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How to communicate after a contentious divorce... Following a contentious divorce and custody battle, there are often high emotion and tensions between the parents. Research shows that constant and chronic conflict between the parents negatively impacts the children. The children sense their parents anxiety in their voice, their body language and their parents behavior. Here are some suggestions from Dean Stacer on how to avoid conflict.
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Author Topic: Articles that have helped me heal  (Read 855 times)
FlSunshineGirl
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« on: April 01, 2015, 09:10:44 AM »

After 5 1/2 years of an on and off toxic relationship with my dexBPDbf, I am starting to make progress in my healing. It's been almost 3 months since I ended it and almost a month since his last contact with me (of which I am proud to say I've been able to remain my boundary of strict NC).

I still have a few rough days here and there where I catch myself ruminating over him. But have been trying to practice mindfulness and really just living in the moment that I'm in and stopping the thoughts of replaying any of my history or conversations with him when they pop up.

I found these two articles today that have really helped me with processing what the reality of what I went through was. I wanted to share it in hopes it will help others too.

www.blog.melanietoniaevans.com/love-bombing-when-its-too-good-to-be-true/

www.blog.melanietoniaevans.com/trauma-bonding-is-it-love-or-something-else/

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Skip
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« Reply #1 on: April 01, 2015, 01:31:34 PM »

Why does doing the right thing and the healthy thing for us feel like we are being a jerk?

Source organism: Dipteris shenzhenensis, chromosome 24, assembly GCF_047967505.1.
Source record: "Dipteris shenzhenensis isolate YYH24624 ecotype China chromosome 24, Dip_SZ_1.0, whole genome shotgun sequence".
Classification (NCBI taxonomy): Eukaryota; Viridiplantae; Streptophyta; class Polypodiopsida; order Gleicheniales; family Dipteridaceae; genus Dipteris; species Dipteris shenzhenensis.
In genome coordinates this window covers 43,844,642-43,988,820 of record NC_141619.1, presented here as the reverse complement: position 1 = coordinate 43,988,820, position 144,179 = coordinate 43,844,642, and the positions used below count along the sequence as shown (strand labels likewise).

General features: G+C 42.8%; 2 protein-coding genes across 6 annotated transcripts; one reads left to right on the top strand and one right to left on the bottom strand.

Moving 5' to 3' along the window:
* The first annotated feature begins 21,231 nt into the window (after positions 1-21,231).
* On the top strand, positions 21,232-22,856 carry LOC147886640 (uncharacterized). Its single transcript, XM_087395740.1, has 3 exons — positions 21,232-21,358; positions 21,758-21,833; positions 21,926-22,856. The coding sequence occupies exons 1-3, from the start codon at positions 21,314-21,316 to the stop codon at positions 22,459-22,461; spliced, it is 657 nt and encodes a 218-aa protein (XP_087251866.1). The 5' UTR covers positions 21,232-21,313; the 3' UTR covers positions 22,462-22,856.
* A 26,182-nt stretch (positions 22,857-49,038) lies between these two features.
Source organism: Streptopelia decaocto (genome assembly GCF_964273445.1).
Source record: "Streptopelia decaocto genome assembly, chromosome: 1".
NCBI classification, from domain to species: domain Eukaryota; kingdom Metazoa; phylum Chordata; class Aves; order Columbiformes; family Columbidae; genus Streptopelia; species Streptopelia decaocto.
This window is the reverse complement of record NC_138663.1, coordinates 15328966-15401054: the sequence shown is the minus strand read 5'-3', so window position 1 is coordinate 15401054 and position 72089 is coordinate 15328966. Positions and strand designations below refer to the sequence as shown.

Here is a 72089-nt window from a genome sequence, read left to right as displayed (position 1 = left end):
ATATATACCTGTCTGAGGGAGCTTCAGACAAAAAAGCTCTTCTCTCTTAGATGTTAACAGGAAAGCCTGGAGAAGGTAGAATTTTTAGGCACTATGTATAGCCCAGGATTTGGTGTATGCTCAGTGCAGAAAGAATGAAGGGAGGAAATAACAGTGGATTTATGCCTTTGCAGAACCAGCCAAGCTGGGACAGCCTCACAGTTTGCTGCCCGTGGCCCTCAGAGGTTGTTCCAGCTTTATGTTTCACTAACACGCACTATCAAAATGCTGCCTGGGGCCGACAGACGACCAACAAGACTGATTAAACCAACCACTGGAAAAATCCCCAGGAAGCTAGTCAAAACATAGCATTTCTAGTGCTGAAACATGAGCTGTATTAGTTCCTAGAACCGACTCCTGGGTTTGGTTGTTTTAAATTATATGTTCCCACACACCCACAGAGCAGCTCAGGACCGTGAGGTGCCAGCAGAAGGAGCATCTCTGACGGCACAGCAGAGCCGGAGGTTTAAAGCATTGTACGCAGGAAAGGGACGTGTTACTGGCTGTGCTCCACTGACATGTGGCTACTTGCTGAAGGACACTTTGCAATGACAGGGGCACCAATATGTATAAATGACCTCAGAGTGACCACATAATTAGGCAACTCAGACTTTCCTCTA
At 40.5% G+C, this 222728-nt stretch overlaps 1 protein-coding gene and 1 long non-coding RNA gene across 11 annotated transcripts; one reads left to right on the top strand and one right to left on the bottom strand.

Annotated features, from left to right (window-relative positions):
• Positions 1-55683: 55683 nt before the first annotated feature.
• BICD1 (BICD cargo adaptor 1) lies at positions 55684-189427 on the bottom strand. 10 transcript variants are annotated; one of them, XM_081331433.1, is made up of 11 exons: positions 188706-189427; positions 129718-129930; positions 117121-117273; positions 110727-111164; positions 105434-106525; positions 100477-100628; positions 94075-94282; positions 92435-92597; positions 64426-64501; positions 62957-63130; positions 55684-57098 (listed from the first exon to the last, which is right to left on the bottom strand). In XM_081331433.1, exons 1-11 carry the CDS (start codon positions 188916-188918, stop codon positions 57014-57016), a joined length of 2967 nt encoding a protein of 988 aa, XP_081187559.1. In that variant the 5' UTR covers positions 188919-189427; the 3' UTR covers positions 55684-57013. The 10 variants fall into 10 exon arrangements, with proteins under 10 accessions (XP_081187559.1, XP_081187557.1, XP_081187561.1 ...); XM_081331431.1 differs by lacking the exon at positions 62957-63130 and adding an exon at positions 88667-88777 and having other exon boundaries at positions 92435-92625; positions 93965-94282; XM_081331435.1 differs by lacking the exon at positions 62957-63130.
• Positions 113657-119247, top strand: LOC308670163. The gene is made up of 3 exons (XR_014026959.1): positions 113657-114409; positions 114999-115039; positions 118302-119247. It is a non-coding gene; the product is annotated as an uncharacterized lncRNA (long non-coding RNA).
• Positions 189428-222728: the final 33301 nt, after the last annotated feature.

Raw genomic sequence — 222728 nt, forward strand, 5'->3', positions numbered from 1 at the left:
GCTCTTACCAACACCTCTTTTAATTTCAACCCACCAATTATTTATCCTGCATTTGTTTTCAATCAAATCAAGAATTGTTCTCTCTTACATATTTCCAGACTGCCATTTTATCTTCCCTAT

He has been diagnosed with BPD and BiPolar.

Thanks for supplying the links - glad they helped  Being cool (click to insert in post)

Just to plant a seed for future thoughts - your really fresh into this and there are a lot of things on the Internet that will resonate with our hurt.  The question will eventually become, was it accurate.

This blogger is writing about narcissism and about Stockholm Syndrome.  Narcissism is very different than BPD and BiPolar.  Stockholm Syndrome is not at all common in general relationships - the blogosphere tends to jump on sensational terms that overstate the reality.

Staying in the reality (which is hard when we are wounded) can be hard, but it heals us faster and we become more people savy and self aware.  The sensational terms tend to spawn members that think there is an endemic of highly distinguished devils lurking in every dark corner.

So, do you think he is NPD, BPD and BiPolar.  What clinical syndrome(s) do you think you've acquired from the relationship (depression, Stockholm, codependency, etc.).

Let's start breaking it down.  Being cool (click to insert in post)



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FlSunshineGirl
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« Reply #2 on: April 01, 2015, 02:24:35 PM »

Hi Skip, thank you for your comment and insight. :-)

He was diagnosed as BiPolar, ADHD, BPD but didn't stick around in treatment long enough to work through any of the issues.

There was a lot of info on the love bombing that rang especially true with me.

I had never been in a relationship where someone did this before, so I fell fast and hard for all of it.

My ex was my childhood friend growing up. Our dad's have been friends since they were little boys. My ex and I were in and out of one another's lives a few times and then had a period of over 15 years since we had seen or spoken to one another.

So things developed so quickly and I thought it was due to the fact that we knew each other and feelings just flowed naturally from our history.

But when I read about love bombing, it was exactly what I experienced.

He put me on a pedestal, bombarded me with gifts and poems and flattery and adoration of the likes I had never known. He started calling me his soul mate and talked about marriage and moving in and really rushed the relationship.